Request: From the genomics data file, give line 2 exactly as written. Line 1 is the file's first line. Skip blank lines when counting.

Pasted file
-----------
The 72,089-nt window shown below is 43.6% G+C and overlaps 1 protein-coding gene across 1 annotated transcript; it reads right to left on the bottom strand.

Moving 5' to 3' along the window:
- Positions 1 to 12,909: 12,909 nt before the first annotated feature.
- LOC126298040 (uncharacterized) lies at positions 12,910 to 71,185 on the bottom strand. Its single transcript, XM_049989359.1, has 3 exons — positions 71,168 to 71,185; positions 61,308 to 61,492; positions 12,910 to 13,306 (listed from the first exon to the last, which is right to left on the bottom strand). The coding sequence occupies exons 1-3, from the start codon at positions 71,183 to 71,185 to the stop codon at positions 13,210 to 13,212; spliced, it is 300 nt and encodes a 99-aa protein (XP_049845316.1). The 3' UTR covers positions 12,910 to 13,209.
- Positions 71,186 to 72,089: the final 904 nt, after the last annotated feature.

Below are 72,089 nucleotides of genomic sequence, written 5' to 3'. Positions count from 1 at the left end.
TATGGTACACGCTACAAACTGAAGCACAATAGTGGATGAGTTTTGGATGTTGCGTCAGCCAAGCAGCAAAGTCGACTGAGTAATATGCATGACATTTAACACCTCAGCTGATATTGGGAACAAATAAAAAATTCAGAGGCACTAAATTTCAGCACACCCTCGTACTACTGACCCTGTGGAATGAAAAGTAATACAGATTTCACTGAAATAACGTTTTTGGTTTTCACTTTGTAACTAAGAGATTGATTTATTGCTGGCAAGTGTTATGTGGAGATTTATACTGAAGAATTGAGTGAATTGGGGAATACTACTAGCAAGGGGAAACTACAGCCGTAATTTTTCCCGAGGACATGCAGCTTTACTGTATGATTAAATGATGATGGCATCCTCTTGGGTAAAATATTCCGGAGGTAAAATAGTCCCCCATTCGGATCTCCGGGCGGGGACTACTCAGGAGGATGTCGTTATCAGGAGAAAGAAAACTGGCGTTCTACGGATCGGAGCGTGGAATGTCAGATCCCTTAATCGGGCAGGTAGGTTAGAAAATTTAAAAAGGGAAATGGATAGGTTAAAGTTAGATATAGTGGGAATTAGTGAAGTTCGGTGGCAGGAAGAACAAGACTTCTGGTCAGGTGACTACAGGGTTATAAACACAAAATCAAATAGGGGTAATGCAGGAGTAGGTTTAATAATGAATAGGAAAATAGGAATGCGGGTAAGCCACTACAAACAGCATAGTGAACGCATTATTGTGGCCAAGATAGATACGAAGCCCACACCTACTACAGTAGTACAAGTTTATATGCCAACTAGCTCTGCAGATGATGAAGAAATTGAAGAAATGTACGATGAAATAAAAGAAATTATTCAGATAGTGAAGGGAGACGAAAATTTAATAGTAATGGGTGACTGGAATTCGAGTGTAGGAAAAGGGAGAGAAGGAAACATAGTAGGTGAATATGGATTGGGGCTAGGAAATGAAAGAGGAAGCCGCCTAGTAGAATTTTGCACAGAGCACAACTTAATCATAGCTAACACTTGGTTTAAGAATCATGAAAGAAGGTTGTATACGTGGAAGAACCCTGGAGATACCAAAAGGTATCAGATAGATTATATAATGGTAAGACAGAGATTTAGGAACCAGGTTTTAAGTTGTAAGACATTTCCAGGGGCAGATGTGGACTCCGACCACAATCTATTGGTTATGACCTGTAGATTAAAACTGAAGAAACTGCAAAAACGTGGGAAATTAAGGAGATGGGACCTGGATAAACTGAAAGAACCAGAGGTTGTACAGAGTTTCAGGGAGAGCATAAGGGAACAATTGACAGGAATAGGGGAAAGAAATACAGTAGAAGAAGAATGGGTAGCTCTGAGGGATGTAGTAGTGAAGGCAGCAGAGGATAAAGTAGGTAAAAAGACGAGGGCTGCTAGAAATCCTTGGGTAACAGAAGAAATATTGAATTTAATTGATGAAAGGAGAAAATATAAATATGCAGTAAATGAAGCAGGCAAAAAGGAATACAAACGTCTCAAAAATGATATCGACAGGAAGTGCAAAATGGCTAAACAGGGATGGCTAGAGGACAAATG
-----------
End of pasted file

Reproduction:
Moving 5' to 3' along the window: